Portal:Astronomy/Featured/December 2007

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A star is a massive, luminous ball of plasma. Stars group together to form galaxies, and they dominate the visible universe. The nearest star to Earth is the Sun, which is the source of most of the energy on Earth, including daylight. Other stars are visible in the night sky, when they are not outshone by the Sun. A star shines because nuclear fusion in its core releases energy which traverses the star's interior and then radiates into outer space. Almost all elements heavier than hydrogen and helium were created inside the cores of stars.

Astronomers can determine the mass, age, chemical composition and many other properties of a star by observing its spectrum, luminosity and motion through space. The total mass of a star is the principal determinant in its evolution and eventual fate. Other characteristics of a star that are determined by its evolutionary history include the diameter, rotation, movement and temperature. A plot of the temperature of many stars against their luminosities, known as a Hertzsprung-Russell diagram (H-R diagram), allows the current age and evolutionary state of a particular star to be determined.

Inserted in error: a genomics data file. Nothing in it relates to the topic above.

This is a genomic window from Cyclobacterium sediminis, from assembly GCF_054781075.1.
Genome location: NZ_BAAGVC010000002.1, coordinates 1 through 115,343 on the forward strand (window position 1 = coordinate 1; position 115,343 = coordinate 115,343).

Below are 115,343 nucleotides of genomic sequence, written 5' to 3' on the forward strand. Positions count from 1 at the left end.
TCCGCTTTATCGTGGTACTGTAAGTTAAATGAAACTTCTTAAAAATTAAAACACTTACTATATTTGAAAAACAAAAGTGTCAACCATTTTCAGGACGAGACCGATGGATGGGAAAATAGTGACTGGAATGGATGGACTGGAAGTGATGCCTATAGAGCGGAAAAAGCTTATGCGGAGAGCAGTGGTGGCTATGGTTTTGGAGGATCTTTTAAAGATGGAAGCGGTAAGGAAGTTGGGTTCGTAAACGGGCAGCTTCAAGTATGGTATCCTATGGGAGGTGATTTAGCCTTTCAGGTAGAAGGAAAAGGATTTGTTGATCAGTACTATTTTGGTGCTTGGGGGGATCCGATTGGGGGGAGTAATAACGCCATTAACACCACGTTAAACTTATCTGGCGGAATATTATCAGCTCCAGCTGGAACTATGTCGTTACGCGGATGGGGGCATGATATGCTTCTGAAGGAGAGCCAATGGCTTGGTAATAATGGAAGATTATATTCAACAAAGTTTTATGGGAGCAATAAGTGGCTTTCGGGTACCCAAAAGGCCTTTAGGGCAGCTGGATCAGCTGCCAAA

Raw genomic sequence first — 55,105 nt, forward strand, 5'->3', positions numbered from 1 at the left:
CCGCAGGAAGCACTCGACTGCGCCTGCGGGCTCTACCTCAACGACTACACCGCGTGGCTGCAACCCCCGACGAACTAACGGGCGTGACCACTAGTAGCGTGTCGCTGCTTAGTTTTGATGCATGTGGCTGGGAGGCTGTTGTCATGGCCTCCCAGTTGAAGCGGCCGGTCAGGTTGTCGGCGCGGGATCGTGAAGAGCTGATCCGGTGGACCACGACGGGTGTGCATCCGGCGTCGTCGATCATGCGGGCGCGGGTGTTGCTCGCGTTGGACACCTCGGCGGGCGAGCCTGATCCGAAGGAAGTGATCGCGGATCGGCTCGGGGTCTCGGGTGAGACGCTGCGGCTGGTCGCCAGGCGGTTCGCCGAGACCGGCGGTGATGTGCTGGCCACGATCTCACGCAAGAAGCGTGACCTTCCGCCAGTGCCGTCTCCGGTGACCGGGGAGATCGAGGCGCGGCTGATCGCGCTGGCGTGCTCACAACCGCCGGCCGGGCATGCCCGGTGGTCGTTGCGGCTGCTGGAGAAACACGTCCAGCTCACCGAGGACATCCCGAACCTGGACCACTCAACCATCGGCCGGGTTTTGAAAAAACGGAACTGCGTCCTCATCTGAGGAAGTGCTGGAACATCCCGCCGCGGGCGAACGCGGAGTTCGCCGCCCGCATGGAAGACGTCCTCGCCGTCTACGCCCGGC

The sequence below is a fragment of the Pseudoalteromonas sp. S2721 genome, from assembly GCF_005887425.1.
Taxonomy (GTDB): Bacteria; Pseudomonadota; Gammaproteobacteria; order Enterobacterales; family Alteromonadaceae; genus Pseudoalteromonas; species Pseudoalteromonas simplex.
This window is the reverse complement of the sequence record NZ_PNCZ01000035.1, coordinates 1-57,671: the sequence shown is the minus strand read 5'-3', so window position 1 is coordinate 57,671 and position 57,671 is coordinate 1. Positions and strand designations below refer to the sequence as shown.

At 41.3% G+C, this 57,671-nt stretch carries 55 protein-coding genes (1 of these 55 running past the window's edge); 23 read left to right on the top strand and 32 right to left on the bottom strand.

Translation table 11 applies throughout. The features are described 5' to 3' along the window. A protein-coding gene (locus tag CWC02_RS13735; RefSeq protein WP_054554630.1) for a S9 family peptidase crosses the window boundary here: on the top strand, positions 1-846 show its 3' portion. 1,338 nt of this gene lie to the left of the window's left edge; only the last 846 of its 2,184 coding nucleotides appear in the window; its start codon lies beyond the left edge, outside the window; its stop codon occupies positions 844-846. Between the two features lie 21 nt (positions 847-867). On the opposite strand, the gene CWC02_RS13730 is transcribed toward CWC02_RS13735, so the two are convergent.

A star begins as a collapsing cloud of material that is composed primarily of hydrogen along with some helium and heavier trace elements. Once the stellar core is sufficiently dense, some of the hydrogen is steadily converted into helium through the process of nuclear fusion. Once the hydrogen fuel at the core is exhausted, those stars having at least 0.4 times the mass of the Sun expand to become a red giant, fusing heavier elements at the core, or in shells around the core. The star then evolves into a degenerate form, recycling a portion of the matter into the interstellar environment, where it will form a new generation of stars with a higher proportion of heavy elements.

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